Century-old artefacts uncovered at Mawson’s Huts

More than a century after they were left behind, Douglas Mawson’s hard worn leather boots still sit on the shelf where he left them. His pillow still lies on his bunk. Old jumpers and balaclavas and other detritus lie undisturbed on the floor and hang from the bunks of the hut that bears his name.

An expedition to Australia’s first Antarctic outpost this summer uncovered these and a trove of other artefacts from the 1911–14 Australasian Antarctic Expedition, for the first time in more than a century.

With the support of the Australian Antarctic Division, the Mawson’s Huts Foundation has been working since the mid-1990s to preserve the huts built by Sir Douglas Mawson and his men at Cape Denison. Situated 1500km south of Hobart, it’s probably one of the most remote conservation projects ever carried out. The six-person party was transported from Hobart by the French Antarctic vessel L'Astrolabe, and stayed in a field camp while working on the hut for six weeks over December and January (2015–16).

Building on the work of previous conservation efforts, the field party managed to remove most of the snow and ice remaining inside Main Hut. In doing so, they revealed an astonishing array of artefacts; among them a complete set of clothing belonging to Belgrave Edward Sutton Ninnis, who lost his life in Antarctica.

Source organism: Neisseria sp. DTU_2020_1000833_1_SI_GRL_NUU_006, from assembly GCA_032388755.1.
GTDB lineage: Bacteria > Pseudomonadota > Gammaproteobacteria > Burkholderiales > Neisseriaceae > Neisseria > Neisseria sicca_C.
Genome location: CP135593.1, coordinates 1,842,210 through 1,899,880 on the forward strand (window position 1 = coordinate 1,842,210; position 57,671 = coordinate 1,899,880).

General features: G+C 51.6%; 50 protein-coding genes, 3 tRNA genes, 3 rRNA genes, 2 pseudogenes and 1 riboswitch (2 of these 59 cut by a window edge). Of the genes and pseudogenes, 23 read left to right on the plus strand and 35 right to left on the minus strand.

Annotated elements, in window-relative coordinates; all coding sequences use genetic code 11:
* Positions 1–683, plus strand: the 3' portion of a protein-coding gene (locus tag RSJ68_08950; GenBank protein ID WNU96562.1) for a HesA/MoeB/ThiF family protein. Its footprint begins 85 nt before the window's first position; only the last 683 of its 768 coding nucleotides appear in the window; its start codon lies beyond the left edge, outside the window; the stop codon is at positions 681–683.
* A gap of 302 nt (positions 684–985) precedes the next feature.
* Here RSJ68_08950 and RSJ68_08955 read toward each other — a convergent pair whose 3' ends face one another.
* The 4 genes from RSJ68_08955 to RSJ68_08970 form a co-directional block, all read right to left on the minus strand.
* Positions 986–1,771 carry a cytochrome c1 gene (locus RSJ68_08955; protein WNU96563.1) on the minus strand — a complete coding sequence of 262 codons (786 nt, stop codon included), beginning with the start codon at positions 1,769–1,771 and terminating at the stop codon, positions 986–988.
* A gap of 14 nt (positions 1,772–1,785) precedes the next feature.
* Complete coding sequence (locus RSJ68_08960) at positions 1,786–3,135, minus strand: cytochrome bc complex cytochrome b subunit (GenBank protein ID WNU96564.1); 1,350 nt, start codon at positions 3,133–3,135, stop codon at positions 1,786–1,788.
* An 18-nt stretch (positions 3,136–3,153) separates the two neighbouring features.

The clothing was left washed and neatly folded in the Mangetograph House, a small wooden structure several hundred metres from Main Hut. Clothing labels and a tailor’s receipt confirmed them to have been Ninnis’ — who was nicknamed ‘Cherub'. He was one of the most popular members of the expedition until his untimely death, when his sled broke through a crevasse while on exploratory trip with Mawson and Swiss skiing champion Xavier Metrz. Mertz also lost his life on the return voyage and it was Mawson alone who made it back to Cape Denison after an epic journey of survival against the odds (Australian Antarctic Magazine 22: 4–7, 2012).

Mawson chose the site for the huts on a rare windless day, but later cursed his luck when it turned out to be the windiest place on earth at sea level. Main Hut is one of four buildings surviving from Mawson’s time: the Magnetograph House remains in almost original condition while the Transit Hut (used for astronomical observations), and the Absolute Magnetic Hut, remain as standing ruins. The fact Main Hut survives at all is somewhat astounding considering the simplicity of its Baltic pine structure and its location.

In addition to Ninnis’ clothing, Main Hut gave up a trove of personal effects chipped delicately from the ice. There were old woollen jumpers in various states of repair and even a pair of trousers hanging from a hook. There were bottles and boxes of matches, the long-lost legs of the expedition’s dining table, and the brooms used to sweep the floor at night. A pair of skuas that had apparently made the hut their home, were found entombed in the ice. One of Mawson’s old sled dogs, ‘Grandmother', was moved from the hut’s verandah area to a temporary home under Mawson’s bunk, where the temperature is more stable year-round. The dog was recovered from the polar plateau around seven kilometres inland from the hut in 1997, still curled up on the snow where it had died during a prolonged blizzard.